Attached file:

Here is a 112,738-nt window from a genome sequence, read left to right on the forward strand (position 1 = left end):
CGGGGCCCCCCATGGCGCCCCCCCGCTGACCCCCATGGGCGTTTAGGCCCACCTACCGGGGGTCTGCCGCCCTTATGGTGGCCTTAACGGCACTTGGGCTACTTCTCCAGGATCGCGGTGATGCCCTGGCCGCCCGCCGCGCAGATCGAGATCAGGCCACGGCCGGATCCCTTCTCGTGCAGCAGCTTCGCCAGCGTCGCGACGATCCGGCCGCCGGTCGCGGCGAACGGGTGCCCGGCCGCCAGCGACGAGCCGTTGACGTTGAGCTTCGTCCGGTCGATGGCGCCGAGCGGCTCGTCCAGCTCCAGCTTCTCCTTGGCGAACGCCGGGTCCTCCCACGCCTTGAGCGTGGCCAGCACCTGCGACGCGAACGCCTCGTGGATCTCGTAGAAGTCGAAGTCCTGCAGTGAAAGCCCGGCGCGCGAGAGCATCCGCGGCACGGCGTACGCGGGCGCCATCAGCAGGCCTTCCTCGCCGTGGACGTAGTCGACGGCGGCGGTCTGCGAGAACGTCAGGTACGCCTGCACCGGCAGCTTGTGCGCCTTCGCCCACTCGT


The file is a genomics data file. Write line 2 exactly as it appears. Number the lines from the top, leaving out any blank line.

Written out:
CGGGGCCCCCCATGGCGCCCCCCCGCTGACCCCCATGGGCGTTTAGGCCCACCTACCGGGGGTCTGCCGCCCTTATGGTGGCCTTAACGGCACTTGGGCTACTTCTCCAGGATCGCGGTGATGCCCTGGCCGCCCGCCGCGCAGATCGAGATCAGGCCACGGCCGGATCCCTTCTCGTGCAGCAGCTTCGCCAGCGTCGCGACGATCCGGCCGCCGGTCGCGGCGAACGGGTGCCCGGCCGCCAGCGACGAGCCGTTGACGTTGAGCTTCGTCCGGTCGATGGCGCCGAGCGGCTCGTCCAGCTCCAGCTTCTCCTTGGCGAACGCCGGGTCCTCCCACGCCTTGAGCGTGGCCAGCACCTGCGACGCGAACGCCTCGTGGATCTCGTAGAAGTCGAAGTCCTGCAGTGAAAGCCCGGCGCGCGAGAGCATCCGCGGCACGGCGTACGCGGGCGCCATCAGCAGGCCTTCCTCGCCGTGGACGTAGTCGACGGCGGCGGTCTGCGAGAACGTCAGGTACGCCTGCACCGGCAGCTTGTGCGCCTTCGCCCACTCGT